The present “green rush” has brought along with it an intense focus on large-scale cannabis cultivation. Across america and around the globe, we routinely hear stories of companies building larger and larger cannabis farms. In Arizona, Colorado, California, and Oregon, cannabis is being cultivated in greenhouses more than 250,000 sq. ft. that are capable of yielding more than 50,000 pounds of flower. While large-scale Canadian producers are building greenhouses within the countless square feet and building similar-sized facilities in Europe, Australia, and elsewhere.

In the United States, cultivation licenses are frequently thought of as the most useful for the highly competitive application processes that many states use to find out who is permitted to cultivate and dispense inside their states. This value is partly produced from the actual fact many populous states initially only grant a limited number of marijuana cultivation operations plan. For instance, Pennsylvania, with nearly 13 million people, only granted 13 licenses; Florida, having a population over 20 million, granted 7; while Ohio, with more than 11 million people, granted 12; and Ny, having a population of nearly 20 million people, granted only 5 before recently expanding to 10. For context, Colorado has roughly 1,400 licensed cultivators for any population of just 5.5 million people. Competition for these limited permits is fierce, and those companies lucky enough to win one see sky-high values connected to these licenses even before they become operational. In Florida, a coveted cultivation/dispensary license sold for $40 million before the company had seen any money in revenue. Similarly, a pre-revenue New York license sold for $26 million.

Indeed, in states with limited cultivation licenses, those firms that hold them can easily see large returns on their own investments in the near term. With artificially limited competition due to restricted license classes, cultivators in many states are able to control pricing and sell their product in large volume. A number of these cultivators boost their product in state-of-the-art indoor warehouses with clean-room environments that resemble pharmaceutical production facilities more than traditional commercial agriculture.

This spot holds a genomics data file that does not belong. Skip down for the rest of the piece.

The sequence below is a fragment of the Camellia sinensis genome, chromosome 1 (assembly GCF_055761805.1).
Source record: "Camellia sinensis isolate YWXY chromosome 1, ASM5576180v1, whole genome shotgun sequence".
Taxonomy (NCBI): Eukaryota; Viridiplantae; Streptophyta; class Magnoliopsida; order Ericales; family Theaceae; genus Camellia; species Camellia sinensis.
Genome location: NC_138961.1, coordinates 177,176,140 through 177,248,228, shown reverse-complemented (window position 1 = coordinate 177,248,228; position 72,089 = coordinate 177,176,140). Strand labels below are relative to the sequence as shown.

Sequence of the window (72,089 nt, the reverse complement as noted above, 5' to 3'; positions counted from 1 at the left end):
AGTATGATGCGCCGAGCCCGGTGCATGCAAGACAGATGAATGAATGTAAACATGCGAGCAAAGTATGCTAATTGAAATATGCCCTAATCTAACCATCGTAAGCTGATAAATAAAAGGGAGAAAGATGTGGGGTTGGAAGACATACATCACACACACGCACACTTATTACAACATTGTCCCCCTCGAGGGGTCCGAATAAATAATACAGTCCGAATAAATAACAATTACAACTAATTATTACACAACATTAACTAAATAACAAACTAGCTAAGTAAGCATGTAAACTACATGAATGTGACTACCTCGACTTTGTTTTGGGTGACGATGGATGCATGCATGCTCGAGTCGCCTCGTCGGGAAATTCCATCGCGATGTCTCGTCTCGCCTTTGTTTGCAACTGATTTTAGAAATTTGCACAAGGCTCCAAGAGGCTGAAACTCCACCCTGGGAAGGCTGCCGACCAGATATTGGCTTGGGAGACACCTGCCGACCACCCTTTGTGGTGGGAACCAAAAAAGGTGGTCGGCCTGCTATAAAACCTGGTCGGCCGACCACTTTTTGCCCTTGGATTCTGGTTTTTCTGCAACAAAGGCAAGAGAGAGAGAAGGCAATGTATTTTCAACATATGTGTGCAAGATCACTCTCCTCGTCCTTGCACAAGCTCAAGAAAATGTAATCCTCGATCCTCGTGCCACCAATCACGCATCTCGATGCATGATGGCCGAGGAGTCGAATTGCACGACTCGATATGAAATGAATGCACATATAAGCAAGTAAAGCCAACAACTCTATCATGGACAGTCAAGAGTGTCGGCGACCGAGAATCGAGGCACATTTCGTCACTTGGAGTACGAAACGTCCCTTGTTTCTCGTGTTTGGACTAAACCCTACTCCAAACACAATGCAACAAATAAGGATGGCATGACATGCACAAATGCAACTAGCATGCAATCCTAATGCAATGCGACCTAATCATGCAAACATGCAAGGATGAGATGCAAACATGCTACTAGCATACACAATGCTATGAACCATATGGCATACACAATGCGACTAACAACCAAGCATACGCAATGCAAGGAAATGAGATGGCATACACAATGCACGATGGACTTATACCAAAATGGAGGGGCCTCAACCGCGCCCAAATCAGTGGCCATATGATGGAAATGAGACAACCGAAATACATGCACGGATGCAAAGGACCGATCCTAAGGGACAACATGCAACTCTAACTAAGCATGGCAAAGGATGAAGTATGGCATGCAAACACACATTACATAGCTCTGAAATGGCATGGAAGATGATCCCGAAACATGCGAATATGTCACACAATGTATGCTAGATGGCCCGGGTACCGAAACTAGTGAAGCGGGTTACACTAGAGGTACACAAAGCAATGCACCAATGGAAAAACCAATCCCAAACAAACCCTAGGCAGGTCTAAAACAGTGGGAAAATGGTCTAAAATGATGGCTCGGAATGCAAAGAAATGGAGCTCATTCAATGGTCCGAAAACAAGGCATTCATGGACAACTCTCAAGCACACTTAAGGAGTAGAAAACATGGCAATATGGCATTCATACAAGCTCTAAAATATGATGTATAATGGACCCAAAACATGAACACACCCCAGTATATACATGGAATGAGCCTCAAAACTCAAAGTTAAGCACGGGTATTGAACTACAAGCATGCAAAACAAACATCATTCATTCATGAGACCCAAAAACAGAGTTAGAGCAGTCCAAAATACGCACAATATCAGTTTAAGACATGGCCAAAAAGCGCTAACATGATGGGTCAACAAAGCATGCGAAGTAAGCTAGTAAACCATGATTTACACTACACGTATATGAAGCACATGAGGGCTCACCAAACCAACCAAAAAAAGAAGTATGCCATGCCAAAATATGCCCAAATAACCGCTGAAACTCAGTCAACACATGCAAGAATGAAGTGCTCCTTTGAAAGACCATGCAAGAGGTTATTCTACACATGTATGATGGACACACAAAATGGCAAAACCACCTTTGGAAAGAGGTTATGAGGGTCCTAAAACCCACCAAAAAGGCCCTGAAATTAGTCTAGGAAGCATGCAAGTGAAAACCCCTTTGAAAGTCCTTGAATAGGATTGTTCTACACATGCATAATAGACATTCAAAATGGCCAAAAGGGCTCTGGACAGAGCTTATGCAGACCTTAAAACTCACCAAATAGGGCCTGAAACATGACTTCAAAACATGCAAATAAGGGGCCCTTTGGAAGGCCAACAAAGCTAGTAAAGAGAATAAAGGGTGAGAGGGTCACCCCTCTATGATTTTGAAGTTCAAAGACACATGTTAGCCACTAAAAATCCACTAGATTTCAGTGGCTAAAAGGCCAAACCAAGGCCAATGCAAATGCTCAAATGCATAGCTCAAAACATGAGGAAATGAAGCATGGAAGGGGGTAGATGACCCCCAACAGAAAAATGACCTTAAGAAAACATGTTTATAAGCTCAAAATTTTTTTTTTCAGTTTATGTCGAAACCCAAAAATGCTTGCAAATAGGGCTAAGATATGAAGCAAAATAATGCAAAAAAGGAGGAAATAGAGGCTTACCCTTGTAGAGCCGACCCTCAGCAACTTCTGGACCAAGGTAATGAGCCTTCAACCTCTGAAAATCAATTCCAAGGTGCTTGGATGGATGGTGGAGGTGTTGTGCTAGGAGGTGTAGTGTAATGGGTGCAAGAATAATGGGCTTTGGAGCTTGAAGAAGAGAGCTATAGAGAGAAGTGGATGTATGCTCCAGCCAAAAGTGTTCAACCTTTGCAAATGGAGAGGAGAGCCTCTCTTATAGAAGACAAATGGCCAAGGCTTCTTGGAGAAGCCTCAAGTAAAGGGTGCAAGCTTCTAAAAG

But is this trend sustainable? Or are these businesses setting themselves up for very long-term failure? As i have said inside my previous column “Are Canada’s Cannabis Companies Overextended?”, we’re already visiting a khhhfj towards large-scale greenhouse and outdoor production, that is driving prices down in states that do not have strict limits on the quantity of licenses they grant. For example, the normal wholesale cost of cannabis in Colorado has dropped from nearly $3,500 per pound at the beginning of legalization in 2013 to roughly $1,012 a pound on April 1, in accordance with the Colorado Department of Revenue. In Oregon, where state ramped up licensing after early product shortages, wholesale marijuana trim (after harvest, the cannabis is trimmed of its leaves; those leftover leaves are called the “trim” and can be used to produce cannabis products) has become selling for as low as $50 per pound, which is reportedly driving some cultivators within the state from business.